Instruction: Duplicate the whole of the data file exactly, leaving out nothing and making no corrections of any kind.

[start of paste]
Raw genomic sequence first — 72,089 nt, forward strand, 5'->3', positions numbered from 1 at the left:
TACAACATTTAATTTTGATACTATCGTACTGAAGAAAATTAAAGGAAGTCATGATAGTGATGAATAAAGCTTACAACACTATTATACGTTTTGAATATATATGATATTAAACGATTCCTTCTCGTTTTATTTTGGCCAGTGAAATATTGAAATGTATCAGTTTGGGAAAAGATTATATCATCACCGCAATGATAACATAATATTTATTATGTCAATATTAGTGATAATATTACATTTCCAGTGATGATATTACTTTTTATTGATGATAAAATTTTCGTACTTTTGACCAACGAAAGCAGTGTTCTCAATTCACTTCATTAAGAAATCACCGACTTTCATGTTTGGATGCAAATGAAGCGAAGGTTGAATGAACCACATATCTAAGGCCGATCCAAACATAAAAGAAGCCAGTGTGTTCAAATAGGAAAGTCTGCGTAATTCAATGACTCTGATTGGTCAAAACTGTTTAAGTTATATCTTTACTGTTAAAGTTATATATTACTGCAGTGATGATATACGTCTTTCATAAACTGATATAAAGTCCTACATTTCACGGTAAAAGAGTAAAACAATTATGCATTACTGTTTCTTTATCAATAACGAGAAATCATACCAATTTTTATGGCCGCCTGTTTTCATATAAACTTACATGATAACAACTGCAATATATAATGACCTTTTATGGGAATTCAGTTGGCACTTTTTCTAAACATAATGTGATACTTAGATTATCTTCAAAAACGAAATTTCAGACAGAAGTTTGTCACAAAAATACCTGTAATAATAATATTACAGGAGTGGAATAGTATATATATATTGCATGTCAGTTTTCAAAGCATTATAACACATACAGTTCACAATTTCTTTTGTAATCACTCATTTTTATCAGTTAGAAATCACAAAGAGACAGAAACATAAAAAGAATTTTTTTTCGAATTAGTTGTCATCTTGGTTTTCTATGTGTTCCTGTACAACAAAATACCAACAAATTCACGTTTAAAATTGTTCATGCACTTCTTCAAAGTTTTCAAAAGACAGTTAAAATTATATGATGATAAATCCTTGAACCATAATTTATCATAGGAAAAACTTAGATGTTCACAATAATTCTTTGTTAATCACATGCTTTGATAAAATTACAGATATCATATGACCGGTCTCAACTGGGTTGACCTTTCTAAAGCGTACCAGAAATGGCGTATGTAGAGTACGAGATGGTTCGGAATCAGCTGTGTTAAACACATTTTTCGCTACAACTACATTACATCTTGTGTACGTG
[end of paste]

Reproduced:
Raw genomic sequence first — 72,089 nt, forward strand, 5'->3', positions numbered from 1 at the left:
TACAACATTTAATTTTGATACTATCGTACTGAAGAAAATTAAAGGAAGTCATGATAGTGATGAATAAAGCTTACAACACTATTATACGTTTTGAATATATATGATATTAAACGATTCCTTCTCGTTTTATTTTGGCCAGTGAAATATTGAAATGTATCAGTTTGGGAAAAGATTATATCATCACCGCAATGATAACATAATATTTATTATGTCAATATTAGTGATAATATTACATTTCCAGTGATGATATTACTTTTTATTGATGATAAAATTTTCGTACTTTTGACCAACGAAAGCAGTGTTCTCAATTCACTTCATTAAGAAATCACCGACTTTCATGTTTGGATGCAAATGAAGCGAAGGTTGAATGAACCACATATCTAAGGCCGATCCAAACATAAAAGAAGCCAGTGTGTTCAAATAGGAAAGTCTGCGTAATTCAATGACTCTGATTGGTCAAAACTGTTTAAGTTATATCTTTACTGTTAAAGTTATATATTACTGCAGTGATGATATACGTCTTTCATAAACTGATATAAAGTCCTACATTTCACGGTAAAAGAGTAAAACAATTATGCATTACTGTTTCTTTATCAATAACGAGAAATCATACCAATTTTTATGGCCGCCTGTTTTCATATAAACTTACATGATAACAACTGCAATATATAATGACCTTTTATGGGAATTCAGTTGGCACTTTTTCTAAACATAATGTGATACTTAGATTATCTTCAAAAACGAAATTTCAGACAGAAGTTTGTCACAAAAATACCTGTAATAATAATATTACAGGAGTGGAATAGTATATATATATTGCATGTCAGTTTTCAAAGCATTATAACACATACAGTTCACAATTTCTTTTGTAATCACTCATTTTTATCAGTTAGAAATCACAAAGAGACAGAAACATAAAAAGAATTTTTTTTCGAATTAGTTGTCATCTTGGTTTTCTATGTGTTCCTGTACAACAAAATACCAACAAATTCACGTTTAAAATTGTTCATGCACTTCTTCAAAGTTTTCAAAAGACAGTTAAAATTATATGATGATAAATCCTTGAACCATAATTTATCATAGGAAAAACTTAGATGTTCACAATAATTCTTTGTTAATCACATGCTTTGATAAAATTACAGATATCATATGACCGGTCTCAACTGGGTTGACCTTTCTAAAGCGTACCAGAAATGGCGTATGTAGAGTACGAGATGGTTCGGAATCAGCTGTGTTAAACACATTTTTCGCTACAACTACATTACATCTTGTGTACGTG